Location: Biobased and Other Animal Co-Products
Title: Development and utilization of a bovine type I collagen microfibril model Author
Submitted to: International Journal of Biological Macromolecules
Publication Type: Peer Reviewed Journal
Publication Acceptance Date: October 26, 2012
Publication Date: January 1, 2013
Citation: Brown, E.M. 2013. Development and utilization of a bovine type I collagen microfibril model. International Journal of Biological Macromolecules. 53:20-25. Interpretive Summary: Collagen, the primary protein of connective tissue, plays an important role in technology, serving as a basis for industrial biopolymers including leather, medical devices, food and adhesives. A major challenge to the use of collagen in manufactured biomaterials is the identification of ways to stabilize its structure, which are acceptable and practical for the proposed end use. Computer-assisted molecular modeling is a useful tool for visualizing structure-function relationships in proteins, and for predicting the effects of proposed modifications to protein structure. The bovine type I collagen microfibril model was developed as a tool for exploring mechanisms for interactions of tanning chemicals with collagen, and has proved useful in the analysis of crosslinking reactions. It is anticipated that the designers of collagen based biomaterials including new tannages for leather may find it useful.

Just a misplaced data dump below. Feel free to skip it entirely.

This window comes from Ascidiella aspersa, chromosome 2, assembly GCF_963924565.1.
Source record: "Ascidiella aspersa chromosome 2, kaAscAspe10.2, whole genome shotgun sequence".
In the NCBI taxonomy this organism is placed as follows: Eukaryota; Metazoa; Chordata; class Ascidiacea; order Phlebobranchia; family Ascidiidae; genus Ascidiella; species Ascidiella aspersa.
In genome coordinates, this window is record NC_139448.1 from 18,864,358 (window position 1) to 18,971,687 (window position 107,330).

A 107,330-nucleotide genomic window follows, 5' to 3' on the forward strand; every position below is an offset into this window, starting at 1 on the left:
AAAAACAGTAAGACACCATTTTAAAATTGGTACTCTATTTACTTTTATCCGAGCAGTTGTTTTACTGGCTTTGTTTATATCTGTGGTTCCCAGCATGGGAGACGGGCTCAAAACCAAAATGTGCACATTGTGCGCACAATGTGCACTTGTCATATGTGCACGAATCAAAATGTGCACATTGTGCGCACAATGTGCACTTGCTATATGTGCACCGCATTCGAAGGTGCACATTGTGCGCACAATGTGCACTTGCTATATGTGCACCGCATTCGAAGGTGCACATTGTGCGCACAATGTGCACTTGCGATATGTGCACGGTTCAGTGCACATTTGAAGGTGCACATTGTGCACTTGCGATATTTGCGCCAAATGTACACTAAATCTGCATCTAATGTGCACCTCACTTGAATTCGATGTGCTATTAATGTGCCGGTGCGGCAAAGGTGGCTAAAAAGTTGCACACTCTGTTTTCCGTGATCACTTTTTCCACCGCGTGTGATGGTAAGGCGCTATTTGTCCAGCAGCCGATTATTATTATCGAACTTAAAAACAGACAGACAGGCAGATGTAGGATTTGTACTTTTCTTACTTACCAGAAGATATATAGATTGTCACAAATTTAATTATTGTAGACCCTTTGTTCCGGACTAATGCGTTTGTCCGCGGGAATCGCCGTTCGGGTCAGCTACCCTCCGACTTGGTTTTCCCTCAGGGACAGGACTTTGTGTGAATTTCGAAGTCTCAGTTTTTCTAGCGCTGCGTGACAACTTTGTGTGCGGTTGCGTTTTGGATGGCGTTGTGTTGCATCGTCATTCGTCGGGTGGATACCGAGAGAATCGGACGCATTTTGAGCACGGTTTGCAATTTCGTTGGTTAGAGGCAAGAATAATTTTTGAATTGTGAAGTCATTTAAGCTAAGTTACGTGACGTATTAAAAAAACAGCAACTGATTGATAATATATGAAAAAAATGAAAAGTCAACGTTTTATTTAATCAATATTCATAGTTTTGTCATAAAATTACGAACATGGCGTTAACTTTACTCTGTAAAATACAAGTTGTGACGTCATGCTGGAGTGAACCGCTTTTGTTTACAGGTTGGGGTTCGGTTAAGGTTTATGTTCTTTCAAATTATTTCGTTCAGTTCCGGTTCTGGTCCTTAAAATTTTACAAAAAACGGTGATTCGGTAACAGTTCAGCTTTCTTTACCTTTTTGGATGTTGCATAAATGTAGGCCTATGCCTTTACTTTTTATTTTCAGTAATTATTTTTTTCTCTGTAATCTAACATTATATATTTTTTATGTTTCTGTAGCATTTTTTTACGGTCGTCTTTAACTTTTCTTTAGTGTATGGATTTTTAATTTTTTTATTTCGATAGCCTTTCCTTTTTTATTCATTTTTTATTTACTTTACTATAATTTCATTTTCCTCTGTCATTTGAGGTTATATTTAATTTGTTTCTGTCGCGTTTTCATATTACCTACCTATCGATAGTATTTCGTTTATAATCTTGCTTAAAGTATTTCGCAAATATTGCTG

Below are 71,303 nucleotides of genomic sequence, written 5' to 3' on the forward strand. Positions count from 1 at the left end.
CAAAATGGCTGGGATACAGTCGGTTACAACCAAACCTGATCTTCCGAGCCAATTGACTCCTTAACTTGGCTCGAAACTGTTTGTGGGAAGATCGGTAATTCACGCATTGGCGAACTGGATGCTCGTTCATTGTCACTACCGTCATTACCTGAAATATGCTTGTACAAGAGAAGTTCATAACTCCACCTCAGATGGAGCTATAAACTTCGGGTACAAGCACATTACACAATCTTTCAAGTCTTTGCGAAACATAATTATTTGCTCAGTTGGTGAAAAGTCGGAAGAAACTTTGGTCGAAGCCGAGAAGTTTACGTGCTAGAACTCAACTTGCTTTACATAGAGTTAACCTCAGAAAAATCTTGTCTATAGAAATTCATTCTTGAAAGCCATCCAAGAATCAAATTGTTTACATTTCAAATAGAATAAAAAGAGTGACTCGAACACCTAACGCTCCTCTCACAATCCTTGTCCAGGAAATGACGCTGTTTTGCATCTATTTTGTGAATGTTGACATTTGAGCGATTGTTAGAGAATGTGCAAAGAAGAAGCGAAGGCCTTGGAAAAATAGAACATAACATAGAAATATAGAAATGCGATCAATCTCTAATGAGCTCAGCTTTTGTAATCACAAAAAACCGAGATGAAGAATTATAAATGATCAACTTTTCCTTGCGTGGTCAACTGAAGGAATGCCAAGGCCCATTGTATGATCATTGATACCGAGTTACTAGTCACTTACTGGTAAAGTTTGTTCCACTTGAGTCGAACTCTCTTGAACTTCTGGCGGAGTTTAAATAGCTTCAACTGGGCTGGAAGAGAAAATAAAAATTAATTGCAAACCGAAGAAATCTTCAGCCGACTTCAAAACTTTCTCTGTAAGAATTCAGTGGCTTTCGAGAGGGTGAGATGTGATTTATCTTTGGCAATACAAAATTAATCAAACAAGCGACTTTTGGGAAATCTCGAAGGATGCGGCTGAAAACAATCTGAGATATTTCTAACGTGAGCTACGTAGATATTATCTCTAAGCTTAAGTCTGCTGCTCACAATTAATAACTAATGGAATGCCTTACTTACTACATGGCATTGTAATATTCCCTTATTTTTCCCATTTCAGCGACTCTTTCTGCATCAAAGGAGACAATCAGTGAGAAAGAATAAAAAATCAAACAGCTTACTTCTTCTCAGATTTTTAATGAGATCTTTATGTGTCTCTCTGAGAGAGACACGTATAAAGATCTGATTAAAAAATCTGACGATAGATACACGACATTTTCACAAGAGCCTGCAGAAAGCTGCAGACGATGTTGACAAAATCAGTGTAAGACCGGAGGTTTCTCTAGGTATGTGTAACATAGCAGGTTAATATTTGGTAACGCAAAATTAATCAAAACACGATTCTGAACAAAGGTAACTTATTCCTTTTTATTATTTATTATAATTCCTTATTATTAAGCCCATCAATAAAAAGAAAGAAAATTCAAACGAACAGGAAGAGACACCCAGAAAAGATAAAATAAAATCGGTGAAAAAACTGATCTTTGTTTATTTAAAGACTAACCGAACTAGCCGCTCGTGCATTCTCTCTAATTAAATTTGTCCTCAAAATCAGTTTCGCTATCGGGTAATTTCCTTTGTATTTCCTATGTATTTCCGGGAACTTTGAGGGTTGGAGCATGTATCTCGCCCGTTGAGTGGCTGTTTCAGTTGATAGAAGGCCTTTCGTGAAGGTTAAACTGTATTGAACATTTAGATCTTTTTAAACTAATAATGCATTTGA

Technical Abstract: The structure of fibrous collagen, a long triple helix that self-associates in a staggered array to form a matrix of fibrils, fibers and fiber bundles, makes it uniquely suitable as a scaffold for biomaterial engineering. A major challenge for this application is to stabilize collagen structure by means that are acceptable for the end use. The bovine type I collagen microfibril model, built by computer assisted modeling, comprised of five right-handed triple helices in a left-handed super coil containing gap and overlap regions as well as the nonhelical telopeptides is a tool for predicting or visualizing chemistry to stabilize the matrix, insert an active agent, or otherwise modify collagen.